For a man of his size, Tiago Splitter doesn't dunk often. Now the world knows why. In the midst of his team being on the wrong end of a 30-5 late-game run Sunday night in Miami, Splitter caught a Tony Parker pass at the dotted circle, took a step toward the bucket and rose, ball cocked, intent on packing home a slam. Beneath the hoop stood LeBron James, three inches shorter, 20 pounds heavier, and infinitely tougher than Splitter. His dunk attempt was stopped shy of the rim by the right hand of James, momentarily transformed into Mount Mutombo by Splitter, who finished with one rebound in 23 minutes of play.
It would be easy to dwell on Splitter's failure, just as it would be expedient to knock Tim Duncan's dreadful 3-13 night from the field, or to face the grim reality that Manu Ginobili simply isn't the same player as when the Spurs last won an NBA title. But despite suffering a 103-84 throttling at the hands of the Heat, San Antonio can head home with its head held high. In splitting the series' first two games in Miami, the Spurs did precisely what they needed to in order to sustain a decent chance of beating the Heat. Mission fuckin' accomplished, even if the final firefight didn't go so swell.
There were three bright spots for the Spurs, in spite of the blowout. One was Kawhi Leonard, who grabbed 14 rebounds — eight offensive — in his role as the anti-Splitter. Another was Danny Green, who was perfect from the field (5-5 from long range) en route to 17 points. (Green also showed incredible restraint when he declined to coldcock Juwan Howard after the ancient Heat benchwarmer shouted in his ear as Green stroked a corner three.). And, for the second consecutive game, the Spurs held James to under 20 points on sub-.500 shooting (remember, he shot an unbelievable 56 percent during the regular season), daring his teammates to beat them. Unfortunately, they did — but Mario Chalmers, Ray Allen and Mike Miller aren't going to shoot a combined 8-12 from three in every game.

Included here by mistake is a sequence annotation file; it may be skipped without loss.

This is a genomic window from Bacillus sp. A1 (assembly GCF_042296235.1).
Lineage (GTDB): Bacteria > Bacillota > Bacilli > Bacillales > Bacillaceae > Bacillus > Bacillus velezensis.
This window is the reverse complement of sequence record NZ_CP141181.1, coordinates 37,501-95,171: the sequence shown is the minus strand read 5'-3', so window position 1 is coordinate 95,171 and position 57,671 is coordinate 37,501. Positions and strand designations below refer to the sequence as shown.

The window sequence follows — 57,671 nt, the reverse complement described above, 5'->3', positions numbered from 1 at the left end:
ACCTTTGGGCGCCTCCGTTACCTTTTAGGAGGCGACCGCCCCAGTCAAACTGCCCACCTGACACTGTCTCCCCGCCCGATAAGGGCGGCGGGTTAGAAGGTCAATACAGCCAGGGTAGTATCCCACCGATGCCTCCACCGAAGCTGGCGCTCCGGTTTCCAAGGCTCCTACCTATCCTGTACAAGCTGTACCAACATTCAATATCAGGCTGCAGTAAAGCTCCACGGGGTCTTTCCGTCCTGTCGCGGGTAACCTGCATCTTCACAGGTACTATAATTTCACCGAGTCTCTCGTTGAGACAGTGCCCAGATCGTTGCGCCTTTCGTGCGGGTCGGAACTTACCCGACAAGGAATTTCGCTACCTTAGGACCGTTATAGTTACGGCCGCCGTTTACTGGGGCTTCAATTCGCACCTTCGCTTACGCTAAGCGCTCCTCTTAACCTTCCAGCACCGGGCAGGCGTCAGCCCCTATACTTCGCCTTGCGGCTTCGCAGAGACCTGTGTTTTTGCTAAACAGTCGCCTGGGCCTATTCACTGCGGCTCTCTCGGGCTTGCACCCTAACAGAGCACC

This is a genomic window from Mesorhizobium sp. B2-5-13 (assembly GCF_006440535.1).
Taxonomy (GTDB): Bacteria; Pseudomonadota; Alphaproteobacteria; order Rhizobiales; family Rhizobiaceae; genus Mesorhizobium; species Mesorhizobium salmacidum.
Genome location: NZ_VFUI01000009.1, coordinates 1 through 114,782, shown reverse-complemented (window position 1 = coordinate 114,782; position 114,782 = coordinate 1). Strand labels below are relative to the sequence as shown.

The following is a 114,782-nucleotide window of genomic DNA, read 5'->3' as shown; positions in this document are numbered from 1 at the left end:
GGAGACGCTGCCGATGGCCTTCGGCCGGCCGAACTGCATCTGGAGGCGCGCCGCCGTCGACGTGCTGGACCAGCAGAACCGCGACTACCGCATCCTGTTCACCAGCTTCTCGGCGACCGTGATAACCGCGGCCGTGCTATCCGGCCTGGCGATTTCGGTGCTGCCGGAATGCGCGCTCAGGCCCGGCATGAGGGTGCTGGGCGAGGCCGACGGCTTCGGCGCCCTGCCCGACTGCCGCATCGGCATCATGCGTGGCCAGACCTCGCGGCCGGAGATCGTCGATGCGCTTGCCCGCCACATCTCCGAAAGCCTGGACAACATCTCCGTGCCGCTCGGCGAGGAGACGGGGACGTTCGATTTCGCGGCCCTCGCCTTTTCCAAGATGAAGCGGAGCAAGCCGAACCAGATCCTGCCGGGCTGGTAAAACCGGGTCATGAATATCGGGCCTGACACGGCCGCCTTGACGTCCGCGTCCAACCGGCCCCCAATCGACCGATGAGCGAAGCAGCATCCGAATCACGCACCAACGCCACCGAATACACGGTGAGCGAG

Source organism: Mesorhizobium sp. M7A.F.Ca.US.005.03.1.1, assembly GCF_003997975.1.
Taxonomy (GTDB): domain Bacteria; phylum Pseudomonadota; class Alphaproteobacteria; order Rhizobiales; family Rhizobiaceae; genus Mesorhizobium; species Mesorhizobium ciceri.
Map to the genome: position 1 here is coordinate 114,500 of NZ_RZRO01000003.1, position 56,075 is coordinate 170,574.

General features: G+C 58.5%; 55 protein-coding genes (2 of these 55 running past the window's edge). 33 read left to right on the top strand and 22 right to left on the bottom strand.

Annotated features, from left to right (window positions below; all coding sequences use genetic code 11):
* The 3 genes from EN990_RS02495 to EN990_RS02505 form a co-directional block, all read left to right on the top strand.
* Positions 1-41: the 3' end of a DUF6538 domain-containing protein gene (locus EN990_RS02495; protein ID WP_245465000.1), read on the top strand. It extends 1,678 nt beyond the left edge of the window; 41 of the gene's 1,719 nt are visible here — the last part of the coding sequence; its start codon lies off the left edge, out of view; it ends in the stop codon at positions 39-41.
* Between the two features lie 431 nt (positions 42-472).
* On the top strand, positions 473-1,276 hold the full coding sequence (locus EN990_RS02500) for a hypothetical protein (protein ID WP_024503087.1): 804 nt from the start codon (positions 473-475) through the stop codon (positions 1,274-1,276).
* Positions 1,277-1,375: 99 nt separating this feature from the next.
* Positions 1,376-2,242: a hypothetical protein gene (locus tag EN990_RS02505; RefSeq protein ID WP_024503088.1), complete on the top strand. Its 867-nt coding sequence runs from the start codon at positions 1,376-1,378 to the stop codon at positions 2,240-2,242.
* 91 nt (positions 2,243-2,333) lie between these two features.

Final scores can be deceiving. The Heat were playing for their lives Sunday night, and for nearly three quarters, the Spurs had them on the ropes. James typically rules the court with such confidence that his eyes all but bleed it. Yet until the fourth quarter, the winded King wore an "oh shit" look on his face, resigned to the fact that he wouldn't be avenging his '07 Finals loss through a series of 40-point outbursts. Miami's late-game eruption should do nothing to eliminate such anxiety. James remembers the Alamo all too well, and the Spurs now have three games at home to make sure he never forgets it.